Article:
Kindle Scholarship

David Weinberger, over at his Everything is Miscellaneous blog, points out three major problems with Amazon’s Kindle reader for scholarly work:

1) “note-taking and highlighting are jokes”
2) “doesn’t know the original page numbering”
3) “no bibliographical tool”
(From “Kindle is fun but sucks for scholars”)

One of the comments to that post suggests porting to the Kindle a version of Zotero, which could make use of your database portably. Presumably such a database could be loaded via the SD card or, perhaps, it could be shared via Zotero’s new database syncing (currently in preview). I think this is a useful suggestion and could potentially be stunning. However, it will only be stunning if the killer feature of Zotero — i.e. keeping pdfs/docs of items close to their bibliographical entries — is retained. After all, what sets the Kindle apart from any other device is not its organizational structure but its beautiful reading surface. So, combining the killer feature of Zotero with the killer feature of the Kindle sounds to me like a great idea. Of course, one major hurdle is that the Kindle software is proprietary. Unlike converting single books/pdfs into Kindle format, you would want to retain the entire structure and functionality of your Zotero database, which means converting the app. I wonder if a service like Feedbooks would work as a Zotero model: you put a list of hyperlinked out-of-copyright books on your Kindle which download immediately in Kindle format when you click on the link (via 43 Folders). If converted for use with Zotero, you could search your database locally but only call the pdf when needed. To save space the pdf could be set to self-destruct after a certain amount of time, or better, it would somehow ask the user if he/she was ready to destroy the pdf. Of course, your shared database in the cloud would be maintained intact.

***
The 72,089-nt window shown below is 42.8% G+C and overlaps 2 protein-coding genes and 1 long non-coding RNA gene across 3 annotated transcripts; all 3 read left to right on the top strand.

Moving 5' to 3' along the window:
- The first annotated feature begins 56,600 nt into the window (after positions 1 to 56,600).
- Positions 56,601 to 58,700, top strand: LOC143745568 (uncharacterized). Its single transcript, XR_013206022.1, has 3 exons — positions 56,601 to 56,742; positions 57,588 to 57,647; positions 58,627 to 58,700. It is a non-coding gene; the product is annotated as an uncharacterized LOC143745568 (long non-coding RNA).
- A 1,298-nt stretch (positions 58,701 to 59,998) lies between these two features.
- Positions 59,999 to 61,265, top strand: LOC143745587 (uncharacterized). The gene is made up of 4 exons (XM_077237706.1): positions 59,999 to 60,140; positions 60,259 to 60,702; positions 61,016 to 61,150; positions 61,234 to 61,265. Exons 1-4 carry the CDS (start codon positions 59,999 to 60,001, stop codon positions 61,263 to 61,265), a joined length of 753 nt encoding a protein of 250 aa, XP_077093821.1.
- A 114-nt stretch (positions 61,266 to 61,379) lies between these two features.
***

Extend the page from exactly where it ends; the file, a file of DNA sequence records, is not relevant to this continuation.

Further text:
To me the iPhone is an ideal device for an implementation of Zotero.[1] The screen on the Kindle is better for reading lots of text, but the iPhone is much the better size for quick searches of your Zotero database while working in the stacks of a research library. Plus, I’m young enough to feel that pulling out my Kindle in public is a lot dorkier than pulling out my iPhone. In terms of content, perhaps a preliminary version wouldn’t necessitate the associated documents, but only the bibliographical entries — maybe adding new entries through photos of the barcode (à la Delicious Library). If it could be implemented, the killer feature would still be the built-in relationships between entries and documents, which is why I use Zotero in the first place. (though pdf support on the iPhone would have to improve) And adding to the database via MobileSafari would be a desideratum as well. Essentially, reproducing all the main features of Zotero on the iPhone are highly desirable to me, especially if my existing database is seamlessly integrated with the iPhone version.

All of this is well and good, but as John Gruber recently noted, developing for the iPhone requires adherence to the terms and conditions of the App Store, which seems to break the GPL. Presumably the Kindle has proprietary agreements for developers as well, and obviously lacks even the semi-open playing field of the App Store. Altogether, this is probably a deal-breaker for any portable Zotero implementation, though I hope I’m wrong. If anyone is working on this and can talk about it, please let me know!

[1] Feedbooks has an API which has been implemented in an iPhone app called Stanza by the company Lexcycle. I haven’t had a chance to test this app yet but I’ve heard good things about it. This API definitely seems to be a possible starting point for any homebrew iPhone-Zotero implementation, especially if the Zotero development group itself is unable to produce an iPhone app for whatever reason.